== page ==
Editor’s note: This story follows on from last week’s episode. Sgt. Chris Busching, who covers all counties of Grant, Adams, and Douglas, had checked out a fisherman with three warrants and a first-degree license. The man was not taken into custody due to COVID-19 restrictions limiting prison occupancy. Go here or get the June 3rd edition of Part 1.
MOSE LAKE – Sgt. Chris Busching of the Washington Department of Fish & Wildlife Police next stops at the boulders in front of Crab Creek Overlook. Opposite, in the middle of the mugwort, is a car.
He examines the route the car took to get there and the demolished bush steppe along the way.
“People think, ‘We’re in east Washington. We can go anywhere. There is so much mugwort, ‘”he said. “Well, there is only a limited amount of it and it is wildlife habitat.”
Busching gets out and introduces himself to the campers.
Turns out the couple got a ticket yesterday for being outside. Your car is broken; they need a jump.
To get them out, Busching has to drive his rig through the wilderness and damage it further. There was already a trail, said the driver, implying that people have made it before.
They put the boulders there to prevent that, explains Busching.
With the broken alternator in the car, Busching had to jump several times and help out to get back on the road and deepen the track.
The next person will likely use this as an excuse for why they’re out there, Busching said.
“This is how gates are locked and places are closed,” he said.
Such land problems – which leave lasting effects on the environment – are a big deal that Busching encounters, he said. Many people also set off fireworks or light a fire for nothing but bone-dry mugwort.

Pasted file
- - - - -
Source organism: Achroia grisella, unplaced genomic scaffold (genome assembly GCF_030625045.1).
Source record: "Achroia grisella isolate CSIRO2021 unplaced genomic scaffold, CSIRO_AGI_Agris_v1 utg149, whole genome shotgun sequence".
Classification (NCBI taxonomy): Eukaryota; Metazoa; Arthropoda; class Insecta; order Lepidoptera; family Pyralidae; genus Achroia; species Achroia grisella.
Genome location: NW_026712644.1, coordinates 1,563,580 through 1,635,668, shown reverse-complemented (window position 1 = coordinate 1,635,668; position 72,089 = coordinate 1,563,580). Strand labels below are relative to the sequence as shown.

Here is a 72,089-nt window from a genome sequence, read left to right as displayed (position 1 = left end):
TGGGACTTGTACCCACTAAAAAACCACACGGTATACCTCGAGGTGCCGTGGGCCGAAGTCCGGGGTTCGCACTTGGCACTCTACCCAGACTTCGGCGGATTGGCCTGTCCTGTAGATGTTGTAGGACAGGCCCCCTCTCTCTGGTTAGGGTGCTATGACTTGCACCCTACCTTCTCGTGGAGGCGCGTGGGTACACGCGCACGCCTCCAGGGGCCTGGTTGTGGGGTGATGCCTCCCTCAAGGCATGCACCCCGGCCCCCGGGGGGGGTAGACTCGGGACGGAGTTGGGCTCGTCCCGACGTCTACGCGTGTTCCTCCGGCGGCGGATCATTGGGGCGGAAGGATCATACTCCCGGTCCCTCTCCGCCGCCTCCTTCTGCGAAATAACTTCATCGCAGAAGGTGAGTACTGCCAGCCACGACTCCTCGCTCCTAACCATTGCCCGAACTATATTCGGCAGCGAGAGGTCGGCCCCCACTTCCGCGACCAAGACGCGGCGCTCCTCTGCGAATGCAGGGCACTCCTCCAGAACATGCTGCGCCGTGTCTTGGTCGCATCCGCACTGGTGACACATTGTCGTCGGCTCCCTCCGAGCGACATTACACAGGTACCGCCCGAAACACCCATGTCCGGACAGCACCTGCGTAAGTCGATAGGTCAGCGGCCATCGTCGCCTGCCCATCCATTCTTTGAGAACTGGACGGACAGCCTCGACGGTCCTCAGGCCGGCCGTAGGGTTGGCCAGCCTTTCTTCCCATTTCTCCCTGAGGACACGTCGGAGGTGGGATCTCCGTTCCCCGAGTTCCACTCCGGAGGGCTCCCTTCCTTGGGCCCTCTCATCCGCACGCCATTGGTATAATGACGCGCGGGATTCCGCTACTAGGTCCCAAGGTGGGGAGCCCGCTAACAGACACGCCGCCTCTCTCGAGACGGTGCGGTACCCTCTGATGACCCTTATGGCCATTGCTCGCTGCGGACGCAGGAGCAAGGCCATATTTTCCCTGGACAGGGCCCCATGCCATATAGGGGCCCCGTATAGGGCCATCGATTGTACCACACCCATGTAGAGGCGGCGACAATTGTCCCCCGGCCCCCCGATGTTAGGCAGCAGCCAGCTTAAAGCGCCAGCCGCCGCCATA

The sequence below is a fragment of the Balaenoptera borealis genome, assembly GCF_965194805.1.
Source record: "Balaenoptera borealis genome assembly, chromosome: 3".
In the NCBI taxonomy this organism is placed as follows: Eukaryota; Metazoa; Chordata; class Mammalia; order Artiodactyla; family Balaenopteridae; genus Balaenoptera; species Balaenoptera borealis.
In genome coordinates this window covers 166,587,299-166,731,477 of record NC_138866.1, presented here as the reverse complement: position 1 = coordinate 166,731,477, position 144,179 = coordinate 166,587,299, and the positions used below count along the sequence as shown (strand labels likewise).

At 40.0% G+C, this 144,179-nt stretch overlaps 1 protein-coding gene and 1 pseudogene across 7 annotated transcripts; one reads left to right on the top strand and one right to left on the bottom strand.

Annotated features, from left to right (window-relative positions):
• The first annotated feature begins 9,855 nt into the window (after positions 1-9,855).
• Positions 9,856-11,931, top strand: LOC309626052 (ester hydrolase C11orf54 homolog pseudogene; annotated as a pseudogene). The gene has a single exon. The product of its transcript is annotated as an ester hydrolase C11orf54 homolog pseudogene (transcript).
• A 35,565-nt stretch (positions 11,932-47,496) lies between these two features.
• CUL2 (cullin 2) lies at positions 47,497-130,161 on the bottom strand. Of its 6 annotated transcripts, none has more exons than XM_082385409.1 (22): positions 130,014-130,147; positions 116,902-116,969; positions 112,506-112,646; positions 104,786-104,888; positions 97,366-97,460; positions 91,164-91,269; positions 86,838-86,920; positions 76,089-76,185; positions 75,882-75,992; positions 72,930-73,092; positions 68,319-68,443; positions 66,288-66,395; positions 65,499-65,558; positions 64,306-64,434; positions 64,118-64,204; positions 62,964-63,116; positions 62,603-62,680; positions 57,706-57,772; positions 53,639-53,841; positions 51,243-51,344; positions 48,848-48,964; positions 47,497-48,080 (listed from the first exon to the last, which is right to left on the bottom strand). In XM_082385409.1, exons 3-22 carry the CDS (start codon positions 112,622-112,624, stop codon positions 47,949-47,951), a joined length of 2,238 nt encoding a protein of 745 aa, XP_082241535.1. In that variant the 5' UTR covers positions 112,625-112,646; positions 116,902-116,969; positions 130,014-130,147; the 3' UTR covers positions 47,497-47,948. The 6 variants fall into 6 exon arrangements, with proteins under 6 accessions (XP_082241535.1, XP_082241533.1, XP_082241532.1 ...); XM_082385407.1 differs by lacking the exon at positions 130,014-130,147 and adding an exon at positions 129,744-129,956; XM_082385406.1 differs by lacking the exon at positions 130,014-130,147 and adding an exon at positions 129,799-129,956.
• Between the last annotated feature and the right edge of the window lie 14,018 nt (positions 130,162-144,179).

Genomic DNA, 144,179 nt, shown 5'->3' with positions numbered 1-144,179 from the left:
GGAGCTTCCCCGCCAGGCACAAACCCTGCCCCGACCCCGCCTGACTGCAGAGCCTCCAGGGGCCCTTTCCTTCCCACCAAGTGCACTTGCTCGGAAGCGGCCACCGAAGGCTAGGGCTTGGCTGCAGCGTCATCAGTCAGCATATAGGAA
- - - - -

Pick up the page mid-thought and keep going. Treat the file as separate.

Another big problem out here is dumped or stolen vehicles, he said.
Busching is in his 10th year in the Department of Fish & Wildlife, he said. Originally from Boston, he struggled growing up and lived with his grandparents in Brewster as a junior in high school.
After some ridesharing with the Okanogan County Sheriff’s Office, he went to college to study criminal justice.
Busching is a bit of an adrenaline junkie, he said. The job tends to accomplish this.
Plus, it’s a stable career with a varied schedule and allows officers to retire young, he said.
Towards the end of the gravel road, now with a view of the Potholes Reservoir, another group of campers is set up around the boulders with an off-road car. Another momentary thoughtlessness that leaves permanent scars.
“Lots of people come here to see wildlife and nature, and since all the cities are being built that crowd animals, take land where there was once habitat, there are fewer animals,” said Busching. “I want to make sure that there are animals for my children and grandchildren.”
The campers have the same excuses as before. Didn’t read the sign.
Obviously, they shouldn’t be driving through mugwort between two narrow boulders as they are before, but they “go off-road all the time,” says one of them.
Plus, there were already traces there – of others breaking the rules.
The campers moved their car and put the boulders back where they belong. During the next patrol, different campers will have similar excuses, he said.
Busching will correct them too, and the cycle will continue.
Sam Fletcher can be reached at [email protected]